1. Adj.: Describing a person born between 1 Jan. 1946 and 31 Dec. 1964
2. Adj.: Description of a person, place or thing possessing Baby Boomer je ne sais quoi
3. See also, Boomer, Esq.: A Baby Boomer who is also a licensed attorney (See, e.g., About).

Rewarding Travel

by Suzanne Fluhr on August 22, 2013 · 0 comments

If you are a regular Boomeresque reader, you know I enjoy writing about rewarding travel experiences — like that time we went to Japan, or New Zealand, or Canada, or Florida, or much closer to home, to Rittenhouse Square in Philadelphia. But today, I’m writing about being rewarded by your credit card company — with travel.

Travelers-ChequesBaby Boomers probably remember traveling before credit cards were omnipresent. Back in the day, if you didn’t want to carry around wads of cash during a trip, you went to a bank and purchased travelers’ checks (or “cheques” if you were from the United Kingdom or a Commonwealth nation).

No one had even heard of Frequent Flyer miles because they didn’t exist until 1979. If you only flew very occasionally, it was difficult to accrue enough Frequent Flyer miles to earn a free flight. This situation eased up some when credit card companies started co-branding with particular airlines so you could also earn miles by using your credit card for purchases. The down side was that you were confined to being able to use your Frequent Flyer miles for one particular airline and its foreign partners. If you were trying to obtain a plane ticket by using your Frequent Flyer miles, you were also subject to black-out periods. Then airlines figured out that they had to fly full to make a profit, so Frequent Flyer seats became increasingly difficult to use. The final insult was when airlines started having their Frequent Flyer miles expire. “Sorry, you can’t fly for free, but, it’s your lucky day, you can use your expiring miles to buy these lovely magazines.”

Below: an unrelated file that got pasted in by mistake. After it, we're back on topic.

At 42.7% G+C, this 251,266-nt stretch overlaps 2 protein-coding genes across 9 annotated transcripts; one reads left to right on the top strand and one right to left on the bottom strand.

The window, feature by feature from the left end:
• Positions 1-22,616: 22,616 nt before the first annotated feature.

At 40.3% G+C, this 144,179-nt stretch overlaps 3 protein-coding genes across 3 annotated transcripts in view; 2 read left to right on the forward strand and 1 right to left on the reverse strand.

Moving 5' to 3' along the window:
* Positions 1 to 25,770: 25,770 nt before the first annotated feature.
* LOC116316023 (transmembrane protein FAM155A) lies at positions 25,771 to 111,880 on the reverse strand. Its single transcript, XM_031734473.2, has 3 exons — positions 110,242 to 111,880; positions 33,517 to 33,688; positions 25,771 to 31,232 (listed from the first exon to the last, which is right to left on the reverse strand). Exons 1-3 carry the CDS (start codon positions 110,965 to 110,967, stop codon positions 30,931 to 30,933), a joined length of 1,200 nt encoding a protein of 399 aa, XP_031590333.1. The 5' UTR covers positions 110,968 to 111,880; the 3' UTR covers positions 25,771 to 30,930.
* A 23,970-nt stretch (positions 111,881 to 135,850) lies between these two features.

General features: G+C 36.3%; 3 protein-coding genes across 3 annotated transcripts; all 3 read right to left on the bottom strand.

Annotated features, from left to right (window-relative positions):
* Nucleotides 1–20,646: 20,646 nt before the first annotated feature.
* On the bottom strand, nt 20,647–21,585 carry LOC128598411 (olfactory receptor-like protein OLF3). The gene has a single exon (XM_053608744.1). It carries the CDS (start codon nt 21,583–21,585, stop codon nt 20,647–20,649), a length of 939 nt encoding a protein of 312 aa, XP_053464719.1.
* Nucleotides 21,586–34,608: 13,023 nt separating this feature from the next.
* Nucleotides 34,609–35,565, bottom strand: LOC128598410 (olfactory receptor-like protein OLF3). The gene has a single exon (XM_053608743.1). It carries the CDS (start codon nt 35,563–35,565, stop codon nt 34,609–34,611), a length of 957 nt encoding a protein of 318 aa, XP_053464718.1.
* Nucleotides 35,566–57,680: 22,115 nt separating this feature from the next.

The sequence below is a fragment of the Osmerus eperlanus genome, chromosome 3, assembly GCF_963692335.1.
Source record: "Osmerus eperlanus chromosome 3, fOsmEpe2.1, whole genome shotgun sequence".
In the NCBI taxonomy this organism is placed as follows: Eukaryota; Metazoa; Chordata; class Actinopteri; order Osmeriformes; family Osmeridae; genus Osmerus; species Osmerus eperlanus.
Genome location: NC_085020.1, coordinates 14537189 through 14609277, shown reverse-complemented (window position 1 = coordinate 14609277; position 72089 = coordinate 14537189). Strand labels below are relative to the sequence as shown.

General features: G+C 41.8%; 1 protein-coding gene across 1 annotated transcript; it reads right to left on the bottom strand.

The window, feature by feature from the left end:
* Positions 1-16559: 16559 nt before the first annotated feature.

Buenos Aires International AirportFortunately for Canadian residents, at present, programs like TD Travel Rewards make it possible to earn free travel and other perks you can actually use. For high reward credit cards like TD Bank’s First Class Travel Visa Infinite Card there is an annual fee; however, if you love to travel, you can do the cost-benefit analysis, balancing the cost of the annual fee against the benefits provided by the card, starting with the fact that you earn 3 TD points for each dollar spent on purchases made with the card. If you purchase travel with the card on-line, using Expedia for TD, you earn 9 points per dollar. There are no blackout periods. You purchase your travel and can request reimbursement by the card for any travel expenses (not just flights) based on your accrued points. You can even request partial reimbursement if you do not have sufficient points to cover all your travel expenses. You are insured for trip cancellation and interruption, and for delayed and lost baggage.

Best of all, your points do not expire as long as you have your card! There is no danger that you will be having to hurry up and use your points to subscribe to Cat Fancy Magazine or Golf Digest to avoid losing them.

jpegDo you have any bedraggled old traveler’s checks from back in the day in your wallet that you kept after a trip “just in case” —  as in, just in case aliens invaded — or something equally unlikely happened?

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